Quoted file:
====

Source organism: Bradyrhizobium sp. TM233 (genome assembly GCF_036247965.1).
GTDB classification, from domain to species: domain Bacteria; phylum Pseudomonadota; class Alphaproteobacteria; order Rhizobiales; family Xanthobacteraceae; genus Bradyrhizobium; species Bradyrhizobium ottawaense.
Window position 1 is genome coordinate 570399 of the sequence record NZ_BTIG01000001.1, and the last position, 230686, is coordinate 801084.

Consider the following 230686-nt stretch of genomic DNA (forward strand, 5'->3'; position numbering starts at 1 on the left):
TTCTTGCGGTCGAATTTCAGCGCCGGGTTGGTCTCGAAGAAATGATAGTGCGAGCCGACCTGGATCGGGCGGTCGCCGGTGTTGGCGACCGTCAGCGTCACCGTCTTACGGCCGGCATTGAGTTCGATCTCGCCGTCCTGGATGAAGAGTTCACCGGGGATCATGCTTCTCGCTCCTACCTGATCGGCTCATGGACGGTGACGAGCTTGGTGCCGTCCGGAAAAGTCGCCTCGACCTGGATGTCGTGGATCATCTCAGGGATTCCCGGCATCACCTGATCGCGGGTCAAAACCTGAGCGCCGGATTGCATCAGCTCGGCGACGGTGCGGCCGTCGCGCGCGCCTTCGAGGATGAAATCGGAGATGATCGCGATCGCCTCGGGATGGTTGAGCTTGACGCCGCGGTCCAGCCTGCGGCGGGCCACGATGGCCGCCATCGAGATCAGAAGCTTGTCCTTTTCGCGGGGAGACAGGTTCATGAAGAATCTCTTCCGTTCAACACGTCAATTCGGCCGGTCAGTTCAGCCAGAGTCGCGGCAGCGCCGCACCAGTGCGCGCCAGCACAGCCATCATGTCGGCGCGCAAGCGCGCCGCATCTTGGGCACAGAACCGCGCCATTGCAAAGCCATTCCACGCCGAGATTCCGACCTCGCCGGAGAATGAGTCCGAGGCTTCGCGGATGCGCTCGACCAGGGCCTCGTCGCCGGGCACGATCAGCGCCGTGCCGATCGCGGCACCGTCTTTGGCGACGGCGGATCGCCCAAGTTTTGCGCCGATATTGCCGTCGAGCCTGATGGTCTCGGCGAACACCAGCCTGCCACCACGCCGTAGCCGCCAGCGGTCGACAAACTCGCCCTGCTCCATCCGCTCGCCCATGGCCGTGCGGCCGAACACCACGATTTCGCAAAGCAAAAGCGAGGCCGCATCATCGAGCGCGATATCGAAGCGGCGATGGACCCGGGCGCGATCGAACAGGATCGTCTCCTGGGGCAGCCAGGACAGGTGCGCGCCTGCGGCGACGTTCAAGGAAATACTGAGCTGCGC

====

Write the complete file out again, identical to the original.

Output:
Source organism: Bradyrhizobium sp. TM233 (genome assembly GCF_036247965.1).
GTDB classification, from domain to species: domain Bacteria; phylum Pseudomonadota; class Alphaproteobacteria; order Rhizobiales; family Xanthobacteraceae; genus Bradyrhizobium; species Bradyrhizobium ottawaense.
Window position 1 is genome coordinate 570399 of the sequence record NZ_BTIG01000001.1, and the last position, 230686, is coordinate 801084.

Consider the following 230686-nt stretch of genomic DNA (forward strand, 5'->3'; position numbering starts at 1 on the left):
TTCTTGCGGTCGAATTTCAGCGCCGGGTTGGTCTCGAAGAAATGATAGTGCGAGCCGACCTGGATCGGGCGGTCGCCGGTGTTGGCGACCGTCAGCGTCACCGTCTTACGGCCGGCATTGAGTTCGATCTCGCCGTCCTGGATGAAGAGTTCACCGGGGATCATGCTTCTCGCTCCTACCTGATCGGCTCATGGACGGTGACGAGCTTGGTGCCGTCCGGAAAAGTCGCCTCGACCTGGATGTCGTGGATCATCTCAGGGATTCCCGGCATCACCTGATCGCGGGTCAAAACCTGAGCGCCGGATTGCATCAGCTCGGCGACGGTGCGGCCGTCGCGCGCGCCTTCGAGGATGAAATCGGAGATGATCGCGATCGCCTCGGGATGGTTGAGCTTGACGCCGCGGTCCAGCCTGCGGCGGGCCACGATGGCCGCCATCGAGATCAGAAGCTTGTCCTTTTCGCGGGGAGACAGGTTCATGAAGAATCTCTTCCGTTCAACACGTCAATTCGGCCGGTCAGTTCAGCCAGAGTCGCGGCAGCGCCGCACCAGTGCGCGCCAGCACAGCCATCATGTCGGCGCGCAAGCGCGCCGCATCTTGGGCACAGAACCGCGCCATTGCAAAGCCATTCCACGCCGAGATTCCGACCTCGCCGGAGAATGAGTCCGAGGCTTCGCGGATGCGCTCGACCAGGGCCTCGTCGCCGGGCACGATCAGCGCCGTGCCGATCGCGGCACCGTCTTTGGCGACGGCGGATCGCCCAAGTTTTGCGCCGATATTGCCGTCGAGCCTGATGGTCTCGGCGAACACCAGCCTGCCACCACGCCGTAGCCGCCAGCGGTCGACAAACTCGCCCTGCTCCATCCGCTCGCCCATGGCCGTGCGGCCGAACACCACGATTTCGCAAAGCAAAAGCGAGGCCGCATCATCGAGCGCGATATCGAAGCGGCGATGGACCCGGGCGCGATCGAACAGGATCGTCTCCTGGGGCAGCCAGGACAGGTGCGCGCCTGCGGCGACGTTCAAGGAAATACTGAGCTGCGC